The Tears of Strength in Cancer’s Wake.

I’m not an emotional man.  As such, I rarely experience the extremes of sadness or joy.  This is not to say that I do not experience joy or sadness – I do.  I take great pleasure in life and also feel the pain that comes with it.  But, I am very stable and steadfast – very familiar and comfortable with the middle of the emotional spectrum.  Some might say that I am too serious, and that they have.

 

Because of this disposition, I don’t cry very often – in fact it takes a lot to make me cry.  It is not as though I actively resist crying, or that I view it as a weakness.  I just seem disinclined to go to such places.  It is my composition.

 

Lately however, things have changed and I have found myself more inclined to tear up.  My wife was diagnosed with breast cancer about six months ago and has since endured a great deal.  I guess one might say that I too am a bit more vulnerable and raw.

 

The tears that I have shed have not sprung from fear or even from empathy.  I have sustained confidence that she will survive this.  And at times when she has been fearful or just exhausted and frustrated, I have instinctively been her rock.   My tears instead, have fallen quite unexpectedly at times of great relief.

 

I vividly recall meeting with my wife’s surgeon just after her diagnosis and tearing up as he left the office having reassured Kimberly that she will be okay. I held Kimberly firmly in my arms and we both wept.

 

On the day of the lumpectomy I sat with my mother and our college aged children as we anxiously awaited news from the surgeon. At that point in time Kimberly had also been diagnosed with thyroid cancer and we did not know whether her breast cancer had moved to her lymph nodes. It was a very tense and scary time. When her surgeon called me out for the post surgical conference, he shared with me the good news that her lymph nodes were clear.  I choked back tears as I thanked him.  The emotional relief emerged forcefully and tearfully when I walked back into the waiting room to share this news with my family. I’m sure that my children have never before seen me in such a state.  A few minutes later, as I tried to share this news with Kimberly’s mother on the telephone, I could not talk and again tears streamed down my recently moistened cheeks.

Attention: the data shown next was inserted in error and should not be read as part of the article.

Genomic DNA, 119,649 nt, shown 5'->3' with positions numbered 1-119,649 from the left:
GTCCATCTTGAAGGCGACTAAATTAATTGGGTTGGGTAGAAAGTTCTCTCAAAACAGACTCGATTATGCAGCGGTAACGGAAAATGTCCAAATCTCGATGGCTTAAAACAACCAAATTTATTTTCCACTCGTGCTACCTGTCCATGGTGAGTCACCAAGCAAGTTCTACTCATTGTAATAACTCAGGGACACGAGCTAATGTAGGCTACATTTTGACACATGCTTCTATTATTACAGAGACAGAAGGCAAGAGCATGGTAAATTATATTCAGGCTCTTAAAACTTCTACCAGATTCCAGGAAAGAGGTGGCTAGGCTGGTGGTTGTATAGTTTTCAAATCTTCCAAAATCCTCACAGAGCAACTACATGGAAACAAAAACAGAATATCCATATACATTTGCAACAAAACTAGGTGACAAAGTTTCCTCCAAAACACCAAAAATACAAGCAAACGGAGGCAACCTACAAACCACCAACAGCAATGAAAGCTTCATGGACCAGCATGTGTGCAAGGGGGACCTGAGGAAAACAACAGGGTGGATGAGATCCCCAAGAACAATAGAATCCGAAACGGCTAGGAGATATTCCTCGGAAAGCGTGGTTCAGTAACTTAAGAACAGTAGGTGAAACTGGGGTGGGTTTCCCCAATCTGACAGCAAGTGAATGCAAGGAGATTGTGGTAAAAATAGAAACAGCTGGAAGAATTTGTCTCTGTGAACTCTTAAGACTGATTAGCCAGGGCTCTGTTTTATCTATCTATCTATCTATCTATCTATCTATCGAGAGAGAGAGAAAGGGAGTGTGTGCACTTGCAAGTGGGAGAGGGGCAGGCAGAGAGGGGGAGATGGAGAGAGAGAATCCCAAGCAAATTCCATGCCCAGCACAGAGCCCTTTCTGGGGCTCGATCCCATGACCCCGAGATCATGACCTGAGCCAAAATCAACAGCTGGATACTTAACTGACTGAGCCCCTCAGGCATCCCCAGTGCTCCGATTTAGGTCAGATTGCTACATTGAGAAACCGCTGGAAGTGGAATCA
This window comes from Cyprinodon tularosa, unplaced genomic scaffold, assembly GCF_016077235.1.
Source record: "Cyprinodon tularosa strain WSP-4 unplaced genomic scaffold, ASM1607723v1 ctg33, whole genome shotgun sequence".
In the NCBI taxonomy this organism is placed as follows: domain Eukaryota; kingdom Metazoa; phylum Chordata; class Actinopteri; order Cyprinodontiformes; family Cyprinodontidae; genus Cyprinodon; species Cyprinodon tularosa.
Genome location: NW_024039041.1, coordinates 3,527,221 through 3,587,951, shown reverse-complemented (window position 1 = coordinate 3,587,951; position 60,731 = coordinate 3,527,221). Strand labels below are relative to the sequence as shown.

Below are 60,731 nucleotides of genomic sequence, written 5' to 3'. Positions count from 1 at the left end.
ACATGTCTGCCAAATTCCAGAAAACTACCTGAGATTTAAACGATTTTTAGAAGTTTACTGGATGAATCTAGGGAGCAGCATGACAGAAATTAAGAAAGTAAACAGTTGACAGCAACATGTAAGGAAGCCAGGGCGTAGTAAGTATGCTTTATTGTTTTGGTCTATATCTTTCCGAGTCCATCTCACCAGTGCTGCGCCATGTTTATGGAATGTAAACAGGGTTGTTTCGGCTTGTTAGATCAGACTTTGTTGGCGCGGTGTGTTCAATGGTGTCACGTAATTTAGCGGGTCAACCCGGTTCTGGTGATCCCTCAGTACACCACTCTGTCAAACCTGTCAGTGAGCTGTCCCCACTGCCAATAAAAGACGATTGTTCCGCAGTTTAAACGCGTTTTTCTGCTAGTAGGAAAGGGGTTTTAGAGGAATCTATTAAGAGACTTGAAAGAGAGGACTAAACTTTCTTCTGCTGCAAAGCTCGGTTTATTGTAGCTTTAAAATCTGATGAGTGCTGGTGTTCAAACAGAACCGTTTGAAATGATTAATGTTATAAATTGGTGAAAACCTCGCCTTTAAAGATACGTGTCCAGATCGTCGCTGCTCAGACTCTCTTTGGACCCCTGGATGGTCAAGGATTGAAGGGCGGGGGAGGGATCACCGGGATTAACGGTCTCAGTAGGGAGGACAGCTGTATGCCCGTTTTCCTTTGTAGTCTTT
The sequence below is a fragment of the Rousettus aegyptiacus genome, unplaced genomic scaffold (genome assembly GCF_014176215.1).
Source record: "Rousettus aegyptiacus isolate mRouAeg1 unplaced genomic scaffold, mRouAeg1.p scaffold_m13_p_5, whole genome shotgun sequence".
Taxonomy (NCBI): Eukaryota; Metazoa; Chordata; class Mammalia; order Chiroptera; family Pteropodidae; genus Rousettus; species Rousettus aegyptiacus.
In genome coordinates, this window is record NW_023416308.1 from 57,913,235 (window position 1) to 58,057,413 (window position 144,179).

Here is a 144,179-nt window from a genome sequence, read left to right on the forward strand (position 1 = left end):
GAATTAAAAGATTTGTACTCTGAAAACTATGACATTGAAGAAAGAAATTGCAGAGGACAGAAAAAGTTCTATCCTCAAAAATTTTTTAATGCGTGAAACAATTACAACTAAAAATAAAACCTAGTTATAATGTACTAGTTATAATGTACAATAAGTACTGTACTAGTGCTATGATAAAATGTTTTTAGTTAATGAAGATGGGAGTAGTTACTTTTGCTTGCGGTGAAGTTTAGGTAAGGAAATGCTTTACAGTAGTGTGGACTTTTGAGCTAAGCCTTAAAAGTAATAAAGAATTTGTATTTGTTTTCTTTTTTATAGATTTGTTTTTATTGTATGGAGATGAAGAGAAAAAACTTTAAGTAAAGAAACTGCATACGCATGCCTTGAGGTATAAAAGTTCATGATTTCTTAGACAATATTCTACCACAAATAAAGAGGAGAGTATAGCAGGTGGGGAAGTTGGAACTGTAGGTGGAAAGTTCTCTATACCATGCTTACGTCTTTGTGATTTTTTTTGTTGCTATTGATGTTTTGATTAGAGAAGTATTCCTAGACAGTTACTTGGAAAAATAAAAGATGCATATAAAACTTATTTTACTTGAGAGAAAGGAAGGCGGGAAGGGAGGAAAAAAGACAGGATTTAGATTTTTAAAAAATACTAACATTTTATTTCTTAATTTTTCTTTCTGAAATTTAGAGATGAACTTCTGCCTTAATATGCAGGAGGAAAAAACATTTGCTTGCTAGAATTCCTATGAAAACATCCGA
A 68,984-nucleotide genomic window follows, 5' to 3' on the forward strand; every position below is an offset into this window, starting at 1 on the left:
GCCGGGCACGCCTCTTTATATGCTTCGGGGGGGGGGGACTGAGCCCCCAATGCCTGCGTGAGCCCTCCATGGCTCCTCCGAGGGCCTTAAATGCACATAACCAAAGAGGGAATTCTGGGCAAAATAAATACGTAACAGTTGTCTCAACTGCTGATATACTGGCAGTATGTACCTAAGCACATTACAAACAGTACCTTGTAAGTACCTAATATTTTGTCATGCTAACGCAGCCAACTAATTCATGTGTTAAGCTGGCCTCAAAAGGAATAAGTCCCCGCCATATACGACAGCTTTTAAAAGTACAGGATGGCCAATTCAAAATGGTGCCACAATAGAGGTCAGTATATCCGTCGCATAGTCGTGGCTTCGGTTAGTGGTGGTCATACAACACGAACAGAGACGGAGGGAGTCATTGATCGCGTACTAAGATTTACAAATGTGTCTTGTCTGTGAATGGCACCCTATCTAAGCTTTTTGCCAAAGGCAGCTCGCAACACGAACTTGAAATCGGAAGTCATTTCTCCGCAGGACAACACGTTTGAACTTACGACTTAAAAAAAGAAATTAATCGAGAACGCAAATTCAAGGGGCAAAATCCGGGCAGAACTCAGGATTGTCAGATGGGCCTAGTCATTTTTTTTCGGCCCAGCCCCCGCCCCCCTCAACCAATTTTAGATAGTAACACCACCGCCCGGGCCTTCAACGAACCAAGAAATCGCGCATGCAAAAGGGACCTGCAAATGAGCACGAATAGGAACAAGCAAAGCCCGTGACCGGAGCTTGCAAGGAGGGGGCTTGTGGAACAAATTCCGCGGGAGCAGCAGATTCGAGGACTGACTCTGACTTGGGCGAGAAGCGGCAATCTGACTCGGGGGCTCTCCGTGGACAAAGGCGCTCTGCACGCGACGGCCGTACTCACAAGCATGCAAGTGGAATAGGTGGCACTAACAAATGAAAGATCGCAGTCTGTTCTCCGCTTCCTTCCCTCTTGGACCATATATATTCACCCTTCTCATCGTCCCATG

Since that Spring day, Summer has come and gone, and Kimberly has endured prolific post surgical bleeding, mammosite radiation, a reevaluation of her thyroid nodules (negative for cancer), completed 50% of her chemotherapy treatments and I have resumed my steadfastness.  I have been a rock – steady and sure.  Of course this is not completely true.  I am less able to endure violence for entertainment on the television and I have little patience for the malicious or ignorant forays of others.  But generally, I have held it together.

 

Then one day my wife came to me in tears after reading a letter sent to her by my daughter (Meghan), her step-daughter.  I read it and it shook me to my core.  I cried as thoroughly as I ever recall.  She wrote (this is just an excerpt):

 

All of the things you are going through really, really, really suck and it is out of everyone’s control. I’m sure you’ve heard it all before with the flood of cards you have been receiving since mid May. But maybe you haven’t heard what I am going to say…

 

Page 1 of 2 | Next page

Share